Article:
The economy of the world presently consumes energy at the rate of about 10.5 billion tonnes of oil-equivalent per year. Only 37% of this derives from oil itself; the rest comes from natural gas, coal, nuclear, and solar sources.

Oil is unique in its ability to provide prodigious amounts of useful energy for very little cost. Peak Oil is of concern because no other source of energy has such a favorable a rate of energy output per unit of energy expended in the production process.

The United States consumes about a quarter of the world's oil production, despite having only 5% of the world's population. If the USA can adapt to declining oil production, then the rest of the world will follow along with much less effort. If the USA cannot sufficiently adapt, then one of the Peak Oil catastrophe scenarios may actually become reality.

The graphic above shows a breakdown of US petroleum use over the last four decades (data source: EIA). It is clear that transportation is the sector that has been responsible for almost all of our increased oil consumption. In all non-transportation sectors oil consumption hardly increased at all over four decades, even while the economy more than tripled in size. Transportation is also where the greatest waste of energy occurs, by far, and where the greatest progress can be made.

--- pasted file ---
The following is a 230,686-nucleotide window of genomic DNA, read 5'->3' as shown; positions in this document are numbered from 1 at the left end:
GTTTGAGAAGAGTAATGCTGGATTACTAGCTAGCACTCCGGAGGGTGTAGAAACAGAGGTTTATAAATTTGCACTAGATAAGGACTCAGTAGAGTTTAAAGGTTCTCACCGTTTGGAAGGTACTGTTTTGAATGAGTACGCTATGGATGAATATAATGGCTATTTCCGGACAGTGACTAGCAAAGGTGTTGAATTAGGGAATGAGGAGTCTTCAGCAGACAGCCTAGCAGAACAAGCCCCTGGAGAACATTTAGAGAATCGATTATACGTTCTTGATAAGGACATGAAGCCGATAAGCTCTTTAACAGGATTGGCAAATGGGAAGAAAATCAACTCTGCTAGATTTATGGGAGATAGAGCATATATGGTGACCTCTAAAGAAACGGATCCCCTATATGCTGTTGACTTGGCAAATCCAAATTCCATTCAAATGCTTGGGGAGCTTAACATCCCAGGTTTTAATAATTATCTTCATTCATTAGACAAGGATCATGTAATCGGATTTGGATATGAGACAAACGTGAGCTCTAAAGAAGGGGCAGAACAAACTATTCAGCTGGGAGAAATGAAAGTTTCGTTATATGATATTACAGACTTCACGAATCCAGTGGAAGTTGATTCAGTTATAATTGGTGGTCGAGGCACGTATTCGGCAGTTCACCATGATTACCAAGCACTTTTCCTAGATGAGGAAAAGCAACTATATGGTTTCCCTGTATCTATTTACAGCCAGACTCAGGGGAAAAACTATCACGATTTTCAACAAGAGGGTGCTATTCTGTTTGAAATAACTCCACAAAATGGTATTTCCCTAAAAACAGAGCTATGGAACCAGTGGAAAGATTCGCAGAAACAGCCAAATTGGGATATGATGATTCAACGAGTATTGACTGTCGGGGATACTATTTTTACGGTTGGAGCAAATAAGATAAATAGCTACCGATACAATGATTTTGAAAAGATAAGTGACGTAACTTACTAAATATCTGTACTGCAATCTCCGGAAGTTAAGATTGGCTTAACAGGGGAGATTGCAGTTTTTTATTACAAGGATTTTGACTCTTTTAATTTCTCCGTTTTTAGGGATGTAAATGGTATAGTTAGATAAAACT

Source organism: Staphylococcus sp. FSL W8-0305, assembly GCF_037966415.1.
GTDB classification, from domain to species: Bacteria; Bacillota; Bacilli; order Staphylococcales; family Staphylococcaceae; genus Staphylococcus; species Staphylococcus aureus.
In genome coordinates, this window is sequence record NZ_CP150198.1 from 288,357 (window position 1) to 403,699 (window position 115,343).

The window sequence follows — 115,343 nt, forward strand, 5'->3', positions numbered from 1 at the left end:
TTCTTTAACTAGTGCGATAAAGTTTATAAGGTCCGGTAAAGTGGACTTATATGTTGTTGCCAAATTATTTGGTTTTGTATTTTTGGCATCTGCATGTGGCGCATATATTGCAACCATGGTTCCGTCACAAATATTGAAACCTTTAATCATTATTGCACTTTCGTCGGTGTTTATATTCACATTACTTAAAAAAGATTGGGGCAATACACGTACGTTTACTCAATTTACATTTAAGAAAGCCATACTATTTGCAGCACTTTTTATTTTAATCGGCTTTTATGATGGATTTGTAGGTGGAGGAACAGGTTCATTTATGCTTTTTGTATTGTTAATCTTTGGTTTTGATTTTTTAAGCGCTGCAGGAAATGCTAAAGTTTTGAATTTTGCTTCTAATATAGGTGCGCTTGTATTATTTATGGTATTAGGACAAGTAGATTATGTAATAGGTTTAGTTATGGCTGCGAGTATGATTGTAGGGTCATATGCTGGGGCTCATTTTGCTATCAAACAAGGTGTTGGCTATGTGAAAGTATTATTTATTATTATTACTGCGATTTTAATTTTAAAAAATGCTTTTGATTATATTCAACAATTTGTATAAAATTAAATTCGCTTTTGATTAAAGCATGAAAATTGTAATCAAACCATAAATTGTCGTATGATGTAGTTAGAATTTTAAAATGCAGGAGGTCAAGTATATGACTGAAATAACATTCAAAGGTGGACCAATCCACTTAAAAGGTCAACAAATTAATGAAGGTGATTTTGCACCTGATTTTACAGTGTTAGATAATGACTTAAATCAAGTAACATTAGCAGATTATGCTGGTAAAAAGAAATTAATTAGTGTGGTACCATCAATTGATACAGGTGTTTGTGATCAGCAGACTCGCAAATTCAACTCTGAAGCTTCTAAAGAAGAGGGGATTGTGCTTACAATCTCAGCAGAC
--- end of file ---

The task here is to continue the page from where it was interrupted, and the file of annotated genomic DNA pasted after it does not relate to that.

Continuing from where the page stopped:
Enter the Plug-in Hybrid

The gas-electric hybrid cars of today may seem advanced, but they still derive all of their energy from petroleum. Their performance can be improved with a very simple idea: plug them in at night, to be recharged from your home's electrical power. If the car's battery has enough capacity to cover at least one full day of commuting without a recharge, and if these batteries are neither too heavy nor too bulky nor too expensive, then a dramatically new vista of petroleum efficiency opens out before us.

It is the batteries that are crucial for this. With a good enough battery, almost all of the power that you need for routine driving can come from the electric grid, which in most communities is not generated using oil. Power utilities vary, of course, but on average in the USA only 3.5% of the electricity which comes from a wall socket is generated by oil (source: EIA).

This means that every plug-in hybrid car of the near future will save a tremendous amount of petroleum — exactly what we need to cope with Peak Oil — but only if battery technology can produce a high capacity battery at a reasonable price.